Casinocity Suspicious About Dutch I-Gaming Report

22 October 2002, the site advising the Dutch public on legal issues relating to casinos and sports books, suspects that the Dutch Gaming Board has manipulated the data of a study on the Internet gambling market.

The research published on Oct. 12 by the Netherlands Gaming Control Board and executed by Motivaction International shows that the Dutch Internet gaming market, in comparrison with last year’s report, is five times as large as the previous year, an increase to 105 million euros. Interactive gaming for money is not (yet officially) allowed under the Dutch gambling legislation, however.

The spokesman of, Mario Singels, states: "We know the market. According to us, the number of Dutch online gamblers is much less. We suspect that the Dutch Gaming Board has manipulated the data of the research to be able to give out more licenses to the Dutch-based legal operators. At the Jellinek clinic, (which specializes) in all addictions, including gambling addiction, no problems with Internet gambling addictions are known, and Internet gambling is extreme sensitive."

The following is the report's summary.

"At the request of the Netherlands Gaming Control Board, Motivaction International analysed the Dutch Internet gaming market. The main goal of this analysis is to gain insight into this upcoming market.

"This report is the second of its kind and as such a follow up and enhancement of the analysis made of the Dutch Internet gaming market in 2001 by NIPO. As the NIPO report was the first of its kind, it contained a significant amount of new and relevant information. The NIPO research methodology was experimental and as such contained several methodological inconsistencies such as a poorly defined difference between e-gaming and e-commerce. This resulted in a less than optimal starting point or knowledge base for the current conducted research. Nevertheless, through a thorough and accurate questioning methodology, this problem could be overcome.

"In total 11,143 Dutch Internet users between the ages 15 and 55 years old were interviewed using an Internet based questionnaire. Of these 11,143 respondents, 72 percent or 8,095 respondents mentioned that they participated in gaming activities. Of these 8,095 respondents, 28 percent or 2,283 respondents mentioned that they participated in Internet gaming activities. In turn, of these 2,283 respondents, 29 percent participated in e-commerce Internet gaming activities, 40 percent participated in e-gaming Internet activities and a further 10 percent participated in both.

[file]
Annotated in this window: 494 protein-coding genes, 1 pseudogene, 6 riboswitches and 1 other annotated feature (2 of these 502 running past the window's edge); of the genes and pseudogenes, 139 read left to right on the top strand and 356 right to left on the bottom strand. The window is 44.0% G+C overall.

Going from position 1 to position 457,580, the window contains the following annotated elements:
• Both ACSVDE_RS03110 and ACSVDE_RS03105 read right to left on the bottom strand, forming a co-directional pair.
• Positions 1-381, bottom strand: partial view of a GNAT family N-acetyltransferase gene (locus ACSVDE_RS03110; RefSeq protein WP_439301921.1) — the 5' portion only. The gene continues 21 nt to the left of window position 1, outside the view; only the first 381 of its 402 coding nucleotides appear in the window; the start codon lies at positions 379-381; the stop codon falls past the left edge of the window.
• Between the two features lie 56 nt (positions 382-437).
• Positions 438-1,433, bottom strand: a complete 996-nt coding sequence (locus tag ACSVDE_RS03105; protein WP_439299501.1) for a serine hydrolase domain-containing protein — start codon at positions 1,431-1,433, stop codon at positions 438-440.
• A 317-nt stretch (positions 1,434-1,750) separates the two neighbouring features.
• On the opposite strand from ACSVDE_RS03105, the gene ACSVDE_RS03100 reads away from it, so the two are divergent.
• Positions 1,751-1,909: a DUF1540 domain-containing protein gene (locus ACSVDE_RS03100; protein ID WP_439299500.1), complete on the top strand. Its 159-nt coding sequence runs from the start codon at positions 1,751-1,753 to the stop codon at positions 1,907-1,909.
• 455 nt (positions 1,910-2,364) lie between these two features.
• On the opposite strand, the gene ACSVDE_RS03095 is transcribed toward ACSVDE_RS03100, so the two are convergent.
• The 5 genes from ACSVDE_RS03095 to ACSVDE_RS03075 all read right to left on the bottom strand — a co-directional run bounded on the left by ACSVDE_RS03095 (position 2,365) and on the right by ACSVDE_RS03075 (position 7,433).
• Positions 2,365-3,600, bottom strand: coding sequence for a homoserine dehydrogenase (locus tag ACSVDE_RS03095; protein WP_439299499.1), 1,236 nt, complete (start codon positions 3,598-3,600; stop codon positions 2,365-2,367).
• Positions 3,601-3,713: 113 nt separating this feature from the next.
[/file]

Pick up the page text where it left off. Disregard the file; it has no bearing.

"Three percent of the total Dutch Internet population participated in paid e-gaming activities. This amounts to around 220,000 Dutch citizens between the ages of 15 and 55 years old.

"The yearly turnover of the Dutch Internet gaming market is around 105 million euros. On average a Dutch Internet gamer spends 41 euros per month on his Internet gaming activities. This average, however, masks large differences in spending patterns. More than half of the Dutch Internet gamers spend no more than about 10 euros per month, while the top 13 percent of the spenders are responsible for almost 70 percent of the entire turnover. This amounts to around 70 million euros.

"The research shows that a large part of the Dutch population (35 percent) thinks that it is spending its e-gaming money on Dutch e-gaming sites. This is a remarkable conclusion, as Dutch interactive gaming for money is not allowed under the Dutch gambling law. The specific targeting of Dutch population by international Internet gaming organisations could explain this discrepancy.

"Two third of all e-gamers spend less than 15 euros per month. The group of light spenders mostly consists of women and young adults under 26 years old. The heavy spenders spend on average more than 50 euro per month and tend to be older males. The heavy spenders visit e-gaming sites more often and stay on these e-gaming sites longer than the light and medium spenders.

"Most of the e-gaming activities concentrate on e-gaming sites offered in the Dutch language. Foreign gaming sites are more often visited by Dutch older males. There is a strong correlation between the heavy spenders and foreign e-gaming sites. The most popular e-gaming activity is the playing of casino games. Of these casino games, the virtual slot machines are the most preferred.

"Almost one-third of the Dutch Internet population that does not participate in e-gaming has considered using e-gaming opportunities. This suggests a large potential market. The main disadvantages of e-gaming are the perceived unreliability or insecurity regarding the Internet in general and credit card payments via the Internet in particular.

"The main advantages of e-gaming are directly related to the main advantages of Internet: its accessibility from the private home at any time of the day.

"The participation in online gaming hardly has an effect on offline gaming. Only eight percent of Dutch e-gamers say that their offline gaming behaviour has changed. Under the e-gamers with a lower income however, this figure is much higher, almost 20 percent of this group says that their gaming activities have changed. To discover in which manner or to what extent these gaming activities have changed, further research is necessary.

"In general Dutch citizens of all ages participate in interactive gaming. Also under-age gaming occurs. Four percent of the total Dutch e-gaming population is under 18 years old (15-17 years)."

Rob van der Gaast has a background in sports journalism. He worked for over seven years as the head of sports for Dutch National Radio and has developed new concepts for the TV and the gambling industry. Now he operates from Istanbul as an independent gambling research analyst. He specializes in European gambling matters and in privatizations of gambling operators. Rob has contributed to IGN since Jul 09, 2001.